- The Washington Times - Tuesday, August 23, 2016

Pushing back against the notion that Republican Donald Trump is the presidential race’s only pro-business candidate, Hillary Clinton on Tuesday rolled out a series of proposals aimed at making it easier for Americans to open and grow their own small businesses.

In a piece posted to LinkedIn, the former first lady said she’ll reduce regulations on small banks and credit unions, allowing them to more easily lend money to start-up companies. She also wants some small business owners, along with those trying to open their own businesses, to be able to put all student loans into a “special status,” where all payments and interest accruals are temporarily on hold.

Mrs. Clinton also said she’ll simplify the tax-filing process by creating one standard deduction for small businesses — similar to the one now available to individual tax filers — to account for overhead costs.

Those steps and others, she argues, will lead to an explosion of small business in America and will drive the economy forward by growing the middle class.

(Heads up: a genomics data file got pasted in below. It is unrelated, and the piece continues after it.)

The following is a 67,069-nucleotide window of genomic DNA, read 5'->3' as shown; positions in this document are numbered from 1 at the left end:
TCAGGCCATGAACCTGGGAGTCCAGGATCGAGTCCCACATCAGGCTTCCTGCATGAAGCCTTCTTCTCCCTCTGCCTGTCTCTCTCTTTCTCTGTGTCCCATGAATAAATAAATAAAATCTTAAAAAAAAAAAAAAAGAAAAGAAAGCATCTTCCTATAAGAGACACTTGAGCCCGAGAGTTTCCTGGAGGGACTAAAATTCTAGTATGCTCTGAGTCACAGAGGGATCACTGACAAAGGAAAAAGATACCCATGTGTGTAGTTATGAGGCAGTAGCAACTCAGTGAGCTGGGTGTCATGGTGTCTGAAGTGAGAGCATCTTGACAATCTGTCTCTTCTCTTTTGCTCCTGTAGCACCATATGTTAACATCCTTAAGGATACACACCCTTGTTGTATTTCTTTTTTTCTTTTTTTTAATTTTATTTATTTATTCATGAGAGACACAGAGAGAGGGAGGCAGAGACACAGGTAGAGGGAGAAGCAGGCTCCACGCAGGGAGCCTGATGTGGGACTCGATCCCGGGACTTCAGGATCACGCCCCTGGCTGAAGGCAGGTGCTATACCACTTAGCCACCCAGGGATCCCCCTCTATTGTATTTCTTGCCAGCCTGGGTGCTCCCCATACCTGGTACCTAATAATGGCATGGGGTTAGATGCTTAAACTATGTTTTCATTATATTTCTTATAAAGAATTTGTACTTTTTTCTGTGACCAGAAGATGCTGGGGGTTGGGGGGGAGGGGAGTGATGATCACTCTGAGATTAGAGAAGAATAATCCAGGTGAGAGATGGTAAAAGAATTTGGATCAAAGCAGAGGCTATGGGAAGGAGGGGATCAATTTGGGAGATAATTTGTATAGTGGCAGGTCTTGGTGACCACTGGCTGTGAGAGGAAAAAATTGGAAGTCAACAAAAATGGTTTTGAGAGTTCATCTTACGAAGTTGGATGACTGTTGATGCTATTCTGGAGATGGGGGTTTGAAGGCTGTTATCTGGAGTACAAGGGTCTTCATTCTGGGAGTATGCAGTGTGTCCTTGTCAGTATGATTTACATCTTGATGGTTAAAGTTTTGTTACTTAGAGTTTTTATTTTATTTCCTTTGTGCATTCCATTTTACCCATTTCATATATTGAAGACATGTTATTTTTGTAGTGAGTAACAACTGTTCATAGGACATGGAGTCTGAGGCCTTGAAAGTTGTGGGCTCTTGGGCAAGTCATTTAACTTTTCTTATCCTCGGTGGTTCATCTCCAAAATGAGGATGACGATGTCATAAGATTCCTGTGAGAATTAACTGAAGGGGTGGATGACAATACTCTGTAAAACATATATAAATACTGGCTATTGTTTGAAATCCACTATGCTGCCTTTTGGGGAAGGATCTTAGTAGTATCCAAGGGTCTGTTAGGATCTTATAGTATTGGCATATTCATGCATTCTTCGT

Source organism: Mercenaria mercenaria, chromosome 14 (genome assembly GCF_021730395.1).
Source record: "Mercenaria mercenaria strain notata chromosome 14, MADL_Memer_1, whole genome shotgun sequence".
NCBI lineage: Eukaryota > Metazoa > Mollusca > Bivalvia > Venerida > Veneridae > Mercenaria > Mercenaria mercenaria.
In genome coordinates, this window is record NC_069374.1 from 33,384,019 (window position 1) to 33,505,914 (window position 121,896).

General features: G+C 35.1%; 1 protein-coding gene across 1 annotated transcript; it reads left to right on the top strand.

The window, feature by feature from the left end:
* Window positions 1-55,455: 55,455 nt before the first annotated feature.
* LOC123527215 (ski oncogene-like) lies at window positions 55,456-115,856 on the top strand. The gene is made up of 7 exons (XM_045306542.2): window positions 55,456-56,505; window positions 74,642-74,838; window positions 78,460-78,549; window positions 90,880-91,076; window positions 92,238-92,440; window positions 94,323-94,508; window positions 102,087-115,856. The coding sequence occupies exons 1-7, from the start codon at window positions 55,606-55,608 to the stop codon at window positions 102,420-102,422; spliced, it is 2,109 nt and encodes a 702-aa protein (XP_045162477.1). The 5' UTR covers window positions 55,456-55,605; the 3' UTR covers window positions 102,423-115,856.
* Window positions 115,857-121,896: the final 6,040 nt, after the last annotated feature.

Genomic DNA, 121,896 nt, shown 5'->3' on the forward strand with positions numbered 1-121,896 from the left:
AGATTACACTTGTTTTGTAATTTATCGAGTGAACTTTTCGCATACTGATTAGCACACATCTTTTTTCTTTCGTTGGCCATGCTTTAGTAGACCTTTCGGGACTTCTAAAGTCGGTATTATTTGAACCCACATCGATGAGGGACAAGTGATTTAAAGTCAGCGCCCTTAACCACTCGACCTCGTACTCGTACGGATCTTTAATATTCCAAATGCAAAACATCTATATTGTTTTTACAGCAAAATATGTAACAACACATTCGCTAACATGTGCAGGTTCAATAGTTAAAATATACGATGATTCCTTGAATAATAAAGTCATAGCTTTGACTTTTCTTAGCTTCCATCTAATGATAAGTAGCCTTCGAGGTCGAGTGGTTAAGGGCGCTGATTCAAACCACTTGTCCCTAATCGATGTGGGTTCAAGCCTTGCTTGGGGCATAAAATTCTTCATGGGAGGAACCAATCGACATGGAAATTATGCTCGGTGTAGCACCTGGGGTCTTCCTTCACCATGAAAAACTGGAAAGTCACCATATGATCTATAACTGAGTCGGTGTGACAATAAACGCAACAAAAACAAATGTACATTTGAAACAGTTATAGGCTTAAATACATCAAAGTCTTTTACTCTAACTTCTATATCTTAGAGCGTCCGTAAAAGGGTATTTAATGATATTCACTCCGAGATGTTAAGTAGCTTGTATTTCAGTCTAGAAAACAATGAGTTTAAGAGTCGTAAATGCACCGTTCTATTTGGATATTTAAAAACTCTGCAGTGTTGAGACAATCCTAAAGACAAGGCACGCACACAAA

“Together, we’re going to do everything we can to make sure anyone who is willing to work hard can have not only a job that pays well enough to raise a family, but one that makes them excited to get out of bed in the morning — whether it’s being their own boss or doing meaningful work that provides dignity, purpose, and room to grow,” Mrs. Clinton wrote. “So to all of the small business owners and aspiring entrepreneurs out there: Let’s make sure this is just the beginning of the conversation. I want to keep hearing how we can help you do what you do best: creating good-paying jobs and driving our economy forward.”

Mrs. Clinton’s running mate, Sen. Tim Kaine of Virginia, will hold a roundtable discussion later Tuesday with small business leaders in Colorado.

Both Mrs. Clinton and Mr. Kaine in recent weeks have taken direct shots at Mr. Trump’s business record, arguing that the Republican is interested only in benefiting Wall Street, not the tens of thousands of small businesses across the country.

In her LinkedIn piece, Mrs. Clinton again blasted Mr. Trump for allegedly stiffing subcontractors who worked on his hotels, golf courses and other properties.

“Our next president should believe in supporting small businesses, not stiffing them,” she said.

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